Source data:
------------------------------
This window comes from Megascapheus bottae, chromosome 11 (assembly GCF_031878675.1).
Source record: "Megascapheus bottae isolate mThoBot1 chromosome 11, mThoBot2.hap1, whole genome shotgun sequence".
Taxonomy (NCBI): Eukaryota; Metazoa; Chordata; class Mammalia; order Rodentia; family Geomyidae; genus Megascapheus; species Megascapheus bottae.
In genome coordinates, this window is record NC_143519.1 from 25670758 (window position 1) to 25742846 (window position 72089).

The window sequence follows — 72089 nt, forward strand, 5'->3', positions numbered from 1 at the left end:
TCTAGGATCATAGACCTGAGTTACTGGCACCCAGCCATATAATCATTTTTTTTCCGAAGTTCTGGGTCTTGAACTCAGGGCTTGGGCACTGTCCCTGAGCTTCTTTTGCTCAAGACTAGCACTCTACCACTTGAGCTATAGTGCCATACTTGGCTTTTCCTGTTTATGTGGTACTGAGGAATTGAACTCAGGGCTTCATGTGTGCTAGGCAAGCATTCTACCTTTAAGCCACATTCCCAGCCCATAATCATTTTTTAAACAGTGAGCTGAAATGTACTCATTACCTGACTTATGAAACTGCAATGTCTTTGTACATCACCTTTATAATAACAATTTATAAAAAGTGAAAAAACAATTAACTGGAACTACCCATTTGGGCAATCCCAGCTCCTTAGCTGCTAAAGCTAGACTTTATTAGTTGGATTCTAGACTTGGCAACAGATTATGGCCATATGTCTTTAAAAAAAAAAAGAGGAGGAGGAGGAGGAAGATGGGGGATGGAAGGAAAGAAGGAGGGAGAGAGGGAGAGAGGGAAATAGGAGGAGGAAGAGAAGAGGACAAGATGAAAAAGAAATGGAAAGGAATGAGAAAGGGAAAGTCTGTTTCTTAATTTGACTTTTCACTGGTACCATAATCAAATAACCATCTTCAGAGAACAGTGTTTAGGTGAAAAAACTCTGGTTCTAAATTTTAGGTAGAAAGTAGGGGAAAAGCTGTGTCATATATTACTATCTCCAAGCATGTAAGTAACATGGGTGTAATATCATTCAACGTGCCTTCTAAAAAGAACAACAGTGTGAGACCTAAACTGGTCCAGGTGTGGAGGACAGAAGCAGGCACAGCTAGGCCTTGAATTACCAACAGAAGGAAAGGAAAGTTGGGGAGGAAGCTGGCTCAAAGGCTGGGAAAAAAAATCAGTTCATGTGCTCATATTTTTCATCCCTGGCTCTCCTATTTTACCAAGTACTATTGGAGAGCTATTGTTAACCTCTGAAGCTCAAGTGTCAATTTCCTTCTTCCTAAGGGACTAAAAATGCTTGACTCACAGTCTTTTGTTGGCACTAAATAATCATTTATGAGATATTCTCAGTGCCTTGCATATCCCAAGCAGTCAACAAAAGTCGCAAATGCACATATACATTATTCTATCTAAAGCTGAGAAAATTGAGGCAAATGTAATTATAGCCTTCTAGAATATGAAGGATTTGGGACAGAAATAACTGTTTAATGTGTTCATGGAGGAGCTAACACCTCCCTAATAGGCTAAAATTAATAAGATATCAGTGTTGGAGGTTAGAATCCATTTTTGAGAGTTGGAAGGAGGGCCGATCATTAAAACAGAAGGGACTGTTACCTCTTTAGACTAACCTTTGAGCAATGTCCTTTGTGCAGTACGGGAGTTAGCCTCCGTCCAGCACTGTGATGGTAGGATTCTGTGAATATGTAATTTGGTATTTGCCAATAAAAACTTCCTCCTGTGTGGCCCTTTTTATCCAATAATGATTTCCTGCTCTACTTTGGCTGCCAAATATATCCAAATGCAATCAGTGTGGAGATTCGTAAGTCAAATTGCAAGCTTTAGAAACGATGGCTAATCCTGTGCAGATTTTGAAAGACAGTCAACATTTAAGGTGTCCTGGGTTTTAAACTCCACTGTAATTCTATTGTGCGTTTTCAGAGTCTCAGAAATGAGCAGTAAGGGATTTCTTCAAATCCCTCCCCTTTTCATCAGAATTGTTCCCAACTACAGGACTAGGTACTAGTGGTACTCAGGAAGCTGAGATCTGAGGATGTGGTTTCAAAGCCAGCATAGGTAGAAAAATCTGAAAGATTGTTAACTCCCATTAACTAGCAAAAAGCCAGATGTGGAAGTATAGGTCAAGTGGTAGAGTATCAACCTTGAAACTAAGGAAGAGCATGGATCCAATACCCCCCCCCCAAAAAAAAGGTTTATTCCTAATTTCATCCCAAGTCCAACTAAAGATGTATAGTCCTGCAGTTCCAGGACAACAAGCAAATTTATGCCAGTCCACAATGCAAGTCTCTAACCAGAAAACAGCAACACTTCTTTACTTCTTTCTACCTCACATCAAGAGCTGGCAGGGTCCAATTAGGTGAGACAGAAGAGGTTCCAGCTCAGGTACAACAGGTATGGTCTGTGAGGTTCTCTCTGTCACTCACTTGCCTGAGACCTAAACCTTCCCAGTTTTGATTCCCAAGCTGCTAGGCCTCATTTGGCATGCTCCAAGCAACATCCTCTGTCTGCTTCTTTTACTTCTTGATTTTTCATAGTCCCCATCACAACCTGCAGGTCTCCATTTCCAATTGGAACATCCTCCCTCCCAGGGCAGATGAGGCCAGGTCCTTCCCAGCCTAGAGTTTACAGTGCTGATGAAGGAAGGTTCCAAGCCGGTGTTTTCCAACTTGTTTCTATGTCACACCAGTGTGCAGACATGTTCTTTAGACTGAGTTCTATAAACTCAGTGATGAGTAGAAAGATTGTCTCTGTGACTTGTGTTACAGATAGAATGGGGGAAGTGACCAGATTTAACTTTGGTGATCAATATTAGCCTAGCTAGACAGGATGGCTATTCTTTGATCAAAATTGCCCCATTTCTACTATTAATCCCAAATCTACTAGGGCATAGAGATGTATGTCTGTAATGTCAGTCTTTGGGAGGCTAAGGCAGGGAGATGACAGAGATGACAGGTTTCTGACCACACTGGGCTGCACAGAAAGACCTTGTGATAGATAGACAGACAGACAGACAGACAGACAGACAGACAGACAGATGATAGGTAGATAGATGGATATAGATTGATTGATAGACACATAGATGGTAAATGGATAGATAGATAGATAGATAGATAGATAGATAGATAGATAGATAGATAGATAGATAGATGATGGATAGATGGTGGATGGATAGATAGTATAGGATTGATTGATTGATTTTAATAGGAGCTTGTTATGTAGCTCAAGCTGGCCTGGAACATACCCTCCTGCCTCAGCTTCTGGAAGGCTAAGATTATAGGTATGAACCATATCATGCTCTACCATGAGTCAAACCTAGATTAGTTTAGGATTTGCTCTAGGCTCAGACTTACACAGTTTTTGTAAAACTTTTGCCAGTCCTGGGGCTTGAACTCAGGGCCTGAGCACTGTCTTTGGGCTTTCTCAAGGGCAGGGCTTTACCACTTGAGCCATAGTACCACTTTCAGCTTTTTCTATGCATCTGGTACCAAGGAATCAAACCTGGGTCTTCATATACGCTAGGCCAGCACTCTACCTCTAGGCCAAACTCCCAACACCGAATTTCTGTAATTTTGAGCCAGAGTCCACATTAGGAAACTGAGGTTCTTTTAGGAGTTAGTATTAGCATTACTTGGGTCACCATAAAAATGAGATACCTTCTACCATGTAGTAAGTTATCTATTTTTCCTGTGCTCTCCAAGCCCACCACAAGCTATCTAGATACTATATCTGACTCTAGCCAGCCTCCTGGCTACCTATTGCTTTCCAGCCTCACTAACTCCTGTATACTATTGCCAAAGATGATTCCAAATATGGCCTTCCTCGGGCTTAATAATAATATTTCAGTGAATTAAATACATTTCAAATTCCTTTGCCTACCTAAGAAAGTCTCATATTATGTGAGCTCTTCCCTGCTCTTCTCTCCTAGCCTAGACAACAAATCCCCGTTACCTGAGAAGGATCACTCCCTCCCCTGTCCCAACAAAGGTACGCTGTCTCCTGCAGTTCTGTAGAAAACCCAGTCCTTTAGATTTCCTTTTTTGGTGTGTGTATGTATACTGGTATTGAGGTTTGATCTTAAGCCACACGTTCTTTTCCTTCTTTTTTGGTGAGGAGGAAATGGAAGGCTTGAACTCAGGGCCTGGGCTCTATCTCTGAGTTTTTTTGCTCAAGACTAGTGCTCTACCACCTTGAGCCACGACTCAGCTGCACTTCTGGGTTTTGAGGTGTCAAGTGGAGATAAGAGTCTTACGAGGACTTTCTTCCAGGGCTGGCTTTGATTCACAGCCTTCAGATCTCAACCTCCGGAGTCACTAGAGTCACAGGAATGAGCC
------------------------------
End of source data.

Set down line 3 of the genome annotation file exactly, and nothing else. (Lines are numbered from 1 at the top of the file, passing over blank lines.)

Taxonomy (NCBI): Eukaryota; Metazoa; Chordata; class Mammalia; order Rodentia; family Geomyidae; genus Megascapheus; species Megascapheus bottae.